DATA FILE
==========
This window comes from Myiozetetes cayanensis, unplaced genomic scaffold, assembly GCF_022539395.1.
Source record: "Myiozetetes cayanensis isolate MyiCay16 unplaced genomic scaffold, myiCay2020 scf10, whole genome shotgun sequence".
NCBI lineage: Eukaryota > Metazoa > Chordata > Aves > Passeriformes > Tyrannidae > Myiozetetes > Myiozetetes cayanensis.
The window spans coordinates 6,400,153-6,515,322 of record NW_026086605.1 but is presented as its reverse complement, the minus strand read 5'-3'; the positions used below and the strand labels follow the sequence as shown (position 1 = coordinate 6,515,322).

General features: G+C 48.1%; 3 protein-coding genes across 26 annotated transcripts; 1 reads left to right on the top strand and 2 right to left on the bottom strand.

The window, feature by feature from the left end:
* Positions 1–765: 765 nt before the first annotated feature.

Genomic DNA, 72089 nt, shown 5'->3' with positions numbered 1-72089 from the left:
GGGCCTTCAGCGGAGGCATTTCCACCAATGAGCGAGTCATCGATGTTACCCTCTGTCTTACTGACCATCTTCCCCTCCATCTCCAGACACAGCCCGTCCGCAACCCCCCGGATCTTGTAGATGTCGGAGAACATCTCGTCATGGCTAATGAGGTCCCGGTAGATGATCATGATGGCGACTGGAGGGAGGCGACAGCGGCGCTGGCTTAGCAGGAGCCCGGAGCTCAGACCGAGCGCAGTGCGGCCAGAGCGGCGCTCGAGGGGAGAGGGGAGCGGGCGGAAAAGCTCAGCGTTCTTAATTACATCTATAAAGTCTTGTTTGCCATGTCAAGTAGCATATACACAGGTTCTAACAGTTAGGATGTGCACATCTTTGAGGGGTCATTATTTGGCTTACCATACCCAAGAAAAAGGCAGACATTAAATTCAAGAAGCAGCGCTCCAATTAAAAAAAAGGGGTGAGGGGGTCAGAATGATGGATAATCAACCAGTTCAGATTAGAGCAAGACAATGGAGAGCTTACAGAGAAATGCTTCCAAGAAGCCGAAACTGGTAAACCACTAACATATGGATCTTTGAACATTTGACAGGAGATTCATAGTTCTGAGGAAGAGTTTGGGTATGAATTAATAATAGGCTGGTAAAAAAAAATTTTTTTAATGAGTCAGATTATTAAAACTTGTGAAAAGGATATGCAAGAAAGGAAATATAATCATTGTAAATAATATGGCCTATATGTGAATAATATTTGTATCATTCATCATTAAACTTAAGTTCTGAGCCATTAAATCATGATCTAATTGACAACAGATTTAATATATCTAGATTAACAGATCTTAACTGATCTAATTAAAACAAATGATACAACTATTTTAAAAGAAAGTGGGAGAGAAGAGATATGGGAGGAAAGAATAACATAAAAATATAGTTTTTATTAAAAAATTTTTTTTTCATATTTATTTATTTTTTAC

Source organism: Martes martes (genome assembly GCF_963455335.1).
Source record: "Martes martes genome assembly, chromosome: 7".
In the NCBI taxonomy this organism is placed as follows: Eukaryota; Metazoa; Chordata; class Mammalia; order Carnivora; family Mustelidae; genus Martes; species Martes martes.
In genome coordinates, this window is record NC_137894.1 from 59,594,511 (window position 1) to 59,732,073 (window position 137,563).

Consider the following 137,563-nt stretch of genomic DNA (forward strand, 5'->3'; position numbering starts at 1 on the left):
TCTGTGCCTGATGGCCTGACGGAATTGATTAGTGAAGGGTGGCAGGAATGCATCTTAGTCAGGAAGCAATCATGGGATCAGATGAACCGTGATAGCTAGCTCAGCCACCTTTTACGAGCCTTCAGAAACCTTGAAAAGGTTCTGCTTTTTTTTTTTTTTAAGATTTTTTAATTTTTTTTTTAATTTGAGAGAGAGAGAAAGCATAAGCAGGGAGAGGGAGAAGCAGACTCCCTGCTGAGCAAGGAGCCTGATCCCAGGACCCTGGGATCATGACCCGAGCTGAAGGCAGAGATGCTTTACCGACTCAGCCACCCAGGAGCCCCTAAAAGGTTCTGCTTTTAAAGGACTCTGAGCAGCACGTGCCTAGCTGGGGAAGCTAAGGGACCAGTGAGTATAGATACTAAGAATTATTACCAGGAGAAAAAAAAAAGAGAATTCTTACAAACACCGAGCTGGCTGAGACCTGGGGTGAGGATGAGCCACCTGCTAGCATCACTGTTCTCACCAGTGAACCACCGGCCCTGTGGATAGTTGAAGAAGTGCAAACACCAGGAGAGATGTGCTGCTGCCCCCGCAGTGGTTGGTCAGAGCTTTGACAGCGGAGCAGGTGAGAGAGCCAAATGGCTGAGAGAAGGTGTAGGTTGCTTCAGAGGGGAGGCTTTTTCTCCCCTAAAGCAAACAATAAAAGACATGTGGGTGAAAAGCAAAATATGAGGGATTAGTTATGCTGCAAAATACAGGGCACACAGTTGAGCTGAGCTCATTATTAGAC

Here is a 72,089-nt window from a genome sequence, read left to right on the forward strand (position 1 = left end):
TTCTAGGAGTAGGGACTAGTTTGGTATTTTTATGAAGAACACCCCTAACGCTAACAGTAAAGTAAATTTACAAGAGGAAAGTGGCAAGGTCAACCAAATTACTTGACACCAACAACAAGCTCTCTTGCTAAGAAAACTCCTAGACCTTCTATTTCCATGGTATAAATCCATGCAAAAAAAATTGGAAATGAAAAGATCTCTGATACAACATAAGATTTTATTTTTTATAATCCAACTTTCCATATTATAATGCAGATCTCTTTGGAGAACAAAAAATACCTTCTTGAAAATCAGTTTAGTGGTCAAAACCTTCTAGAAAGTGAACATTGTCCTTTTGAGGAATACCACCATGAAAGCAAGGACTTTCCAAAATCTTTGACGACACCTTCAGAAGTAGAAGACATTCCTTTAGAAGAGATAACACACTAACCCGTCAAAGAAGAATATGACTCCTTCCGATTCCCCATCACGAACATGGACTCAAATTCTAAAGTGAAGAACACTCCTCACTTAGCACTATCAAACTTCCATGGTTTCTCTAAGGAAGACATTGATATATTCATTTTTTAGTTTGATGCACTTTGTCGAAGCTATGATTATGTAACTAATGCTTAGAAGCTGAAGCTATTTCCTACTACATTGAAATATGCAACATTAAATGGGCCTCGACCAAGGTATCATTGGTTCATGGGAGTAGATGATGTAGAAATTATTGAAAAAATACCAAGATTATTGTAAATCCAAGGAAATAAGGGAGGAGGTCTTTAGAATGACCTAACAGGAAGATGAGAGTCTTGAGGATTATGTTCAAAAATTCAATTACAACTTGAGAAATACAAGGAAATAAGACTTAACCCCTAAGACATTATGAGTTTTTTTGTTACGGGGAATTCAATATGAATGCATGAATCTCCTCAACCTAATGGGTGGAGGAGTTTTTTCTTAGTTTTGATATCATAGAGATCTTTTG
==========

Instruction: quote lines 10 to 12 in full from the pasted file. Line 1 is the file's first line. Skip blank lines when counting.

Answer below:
Source organism: Martes martes (genome assembly GCF_963455335.1).
Source record: "Martes martes genome assembly, chromosome: 7".
In the NCBI taxonomy this organism is placed as follows: Eukaryota; Metazoa; Chordata; class Mammalia; order Carnivora; family Mustelidae; genus Martes; species Martes martes.